Are you ever disappointed by your own perfect scoring wines?
You mean how often do I go back and re-taste a wine that I gave 100 points and repeat the score? Probably about 50% of the time, but most of the time – and there have been a few exceptions – I can understand why I did see it as perfect at that time.
Are you planning to retire any time soon?
Well, Neal Martin was hired for taking over tasting en primeur Bordeaux. He’s a young guy, but he’s got 18 years experience [tasting en primeur], but no I’m not retiring; I think retirement is a formula for death. I can’t imagine stepping out of the wine world completely. The key at my age is to pick and choose what you want to do. So I’m going to continue to do Bordeaux from bottle, and I’m going to continue to do northern California, and vertical tastings, and whatever I want to write about, and I think that’s a more manageable, but there’s no question that stepping away from en primeur is a huge transfer of responsibility and authority.
Considering how much you love the wines from Rhône, why did you give up reviewing the region?
The reason is Jeb Dunnuck. He is a young Robert Parker. He is energetic, we have very similar palates, and I think he’s a natural. If he hadn’t been out there – he already had a publication called The Rhône Report that he was doing even though he was a programmer for NASA – I probably would have kept it because I do love the Rhône and I still love the Rhône. So yes I miss it, but when I read Jeb it’s like I’m reading myself.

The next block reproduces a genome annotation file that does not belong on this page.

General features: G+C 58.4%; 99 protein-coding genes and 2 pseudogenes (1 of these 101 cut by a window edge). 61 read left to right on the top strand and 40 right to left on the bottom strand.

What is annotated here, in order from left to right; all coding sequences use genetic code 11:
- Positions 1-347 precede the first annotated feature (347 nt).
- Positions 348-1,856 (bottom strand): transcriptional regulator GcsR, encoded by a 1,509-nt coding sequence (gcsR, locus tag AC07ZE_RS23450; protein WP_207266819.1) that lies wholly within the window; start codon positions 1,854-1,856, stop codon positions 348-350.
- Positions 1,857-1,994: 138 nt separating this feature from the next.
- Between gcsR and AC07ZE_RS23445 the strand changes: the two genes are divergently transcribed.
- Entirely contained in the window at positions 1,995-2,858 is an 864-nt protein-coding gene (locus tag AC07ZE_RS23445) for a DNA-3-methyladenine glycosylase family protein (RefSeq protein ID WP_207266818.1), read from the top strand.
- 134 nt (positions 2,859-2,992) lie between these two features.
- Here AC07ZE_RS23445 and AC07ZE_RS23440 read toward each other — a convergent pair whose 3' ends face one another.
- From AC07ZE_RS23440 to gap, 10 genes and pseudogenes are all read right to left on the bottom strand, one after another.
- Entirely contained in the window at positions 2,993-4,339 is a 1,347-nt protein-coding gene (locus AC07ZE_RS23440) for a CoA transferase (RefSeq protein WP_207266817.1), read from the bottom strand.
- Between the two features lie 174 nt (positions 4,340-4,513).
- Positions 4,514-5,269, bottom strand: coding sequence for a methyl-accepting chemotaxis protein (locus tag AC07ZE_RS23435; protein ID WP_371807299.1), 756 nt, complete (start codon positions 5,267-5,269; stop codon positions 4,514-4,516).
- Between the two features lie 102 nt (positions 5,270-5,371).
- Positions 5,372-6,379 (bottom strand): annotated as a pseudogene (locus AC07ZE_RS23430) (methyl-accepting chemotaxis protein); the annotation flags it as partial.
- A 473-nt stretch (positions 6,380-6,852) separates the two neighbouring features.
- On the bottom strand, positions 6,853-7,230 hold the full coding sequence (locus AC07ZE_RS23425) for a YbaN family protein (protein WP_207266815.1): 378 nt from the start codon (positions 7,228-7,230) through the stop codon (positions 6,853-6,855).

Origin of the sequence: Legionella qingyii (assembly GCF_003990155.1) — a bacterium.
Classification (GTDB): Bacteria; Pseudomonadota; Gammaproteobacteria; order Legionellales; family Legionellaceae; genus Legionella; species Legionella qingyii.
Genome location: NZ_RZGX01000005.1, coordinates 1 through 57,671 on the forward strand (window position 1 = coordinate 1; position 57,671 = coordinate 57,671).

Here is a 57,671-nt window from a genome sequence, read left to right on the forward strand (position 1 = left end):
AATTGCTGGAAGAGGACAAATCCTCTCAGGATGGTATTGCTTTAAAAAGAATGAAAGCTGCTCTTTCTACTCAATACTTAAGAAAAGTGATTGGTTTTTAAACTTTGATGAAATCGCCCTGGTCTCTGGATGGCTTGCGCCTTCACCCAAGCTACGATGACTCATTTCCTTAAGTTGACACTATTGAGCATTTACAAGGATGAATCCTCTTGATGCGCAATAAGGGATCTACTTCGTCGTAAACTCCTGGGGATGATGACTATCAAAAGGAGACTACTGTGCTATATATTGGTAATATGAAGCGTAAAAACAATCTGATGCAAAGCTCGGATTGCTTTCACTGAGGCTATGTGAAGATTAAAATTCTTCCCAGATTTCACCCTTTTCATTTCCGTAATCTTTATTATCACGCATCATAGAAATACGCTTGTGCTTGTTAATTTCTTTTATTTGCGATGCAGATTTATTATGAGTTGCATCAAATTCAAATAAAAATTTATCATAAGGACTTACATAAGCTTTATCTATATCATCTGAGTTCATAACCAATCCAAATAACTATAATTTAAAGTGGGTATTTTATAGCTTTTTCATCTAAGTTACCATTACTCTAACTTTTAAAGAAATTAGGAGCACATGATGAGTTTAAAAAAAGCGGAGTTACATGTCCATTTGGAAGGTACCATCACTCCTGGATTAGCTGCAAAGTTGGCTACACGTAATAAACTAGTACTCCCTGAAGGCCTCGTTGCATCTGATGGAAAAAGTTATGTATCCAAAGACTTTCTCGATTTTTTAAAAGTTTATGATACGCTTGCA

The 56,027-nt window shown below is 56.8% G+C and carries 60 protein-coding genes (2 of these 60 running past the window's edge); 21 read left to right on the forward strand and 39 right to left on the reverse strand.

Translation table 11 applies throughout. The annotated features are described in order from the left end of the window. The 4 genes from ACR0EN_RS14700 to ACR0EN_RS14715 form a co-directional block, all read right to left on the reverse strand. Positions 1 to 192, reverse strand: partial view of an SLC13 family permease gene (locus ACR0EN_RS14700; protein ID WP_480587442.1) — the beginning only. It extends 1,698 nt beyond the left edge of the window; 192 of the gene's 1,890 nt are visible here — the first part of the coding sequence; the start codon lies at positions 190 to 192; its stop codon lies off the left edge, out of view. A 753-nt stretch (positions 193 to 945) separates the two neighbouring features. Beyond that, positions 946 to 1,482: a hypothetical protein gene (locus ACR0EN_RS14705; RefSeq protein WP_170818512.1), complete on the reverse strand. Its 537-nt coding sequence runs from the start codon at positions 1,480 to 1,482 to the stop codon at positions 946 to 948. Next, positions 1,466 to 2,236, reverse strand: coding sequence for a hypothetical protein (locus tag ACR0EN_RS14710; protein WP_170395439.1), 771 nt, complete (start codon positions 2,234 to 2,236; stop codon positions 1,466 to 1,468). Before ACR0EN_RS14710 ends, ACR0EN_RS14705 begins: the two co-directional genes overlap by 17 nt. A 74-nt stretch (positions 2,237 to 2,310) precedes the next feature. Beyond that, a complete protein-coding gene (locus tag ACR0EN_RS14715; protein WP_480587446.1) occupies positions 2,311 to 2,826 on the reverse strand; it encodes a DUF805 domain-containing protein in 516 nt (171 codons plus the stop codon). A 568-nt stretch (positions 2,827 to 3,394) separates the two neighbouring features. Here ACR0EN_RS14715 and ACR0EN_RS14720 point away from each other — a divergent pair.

You must have regrets from your career. What are they?
Sure there are always regrets, and I think the biggest mistake was when I was younger and doing Burgundy that I was too belligerent and aggressive with the Burgundians. I stepped on too many toes. I wasn’t trying to get them to change the way they made wine but to recognize some of the issues with their wines once they left Burgundy, for example, why weren’t they shipped in refrigerated containers? Or why did they have mobile bottling plants that were filtering the hell out of the wines – why weren’t they using less bruising techniques? But I’ve learned through age that we all can make those points much more diplomatically. I made them way too bluntly, aggressively, and was often probably rude, and I think part of the problem was that my French – which is very good now – at that time was sort of basic travel French, and I think when you talk to someone with just an elementary knowledge of a language then you can’t express subtleties or nuances. So my very blunt, direct French wasn’t well received, and of course the fact that it was coming from an American made it even worse.
What’s your view of blind tasting? Is it a better way of assessing wines?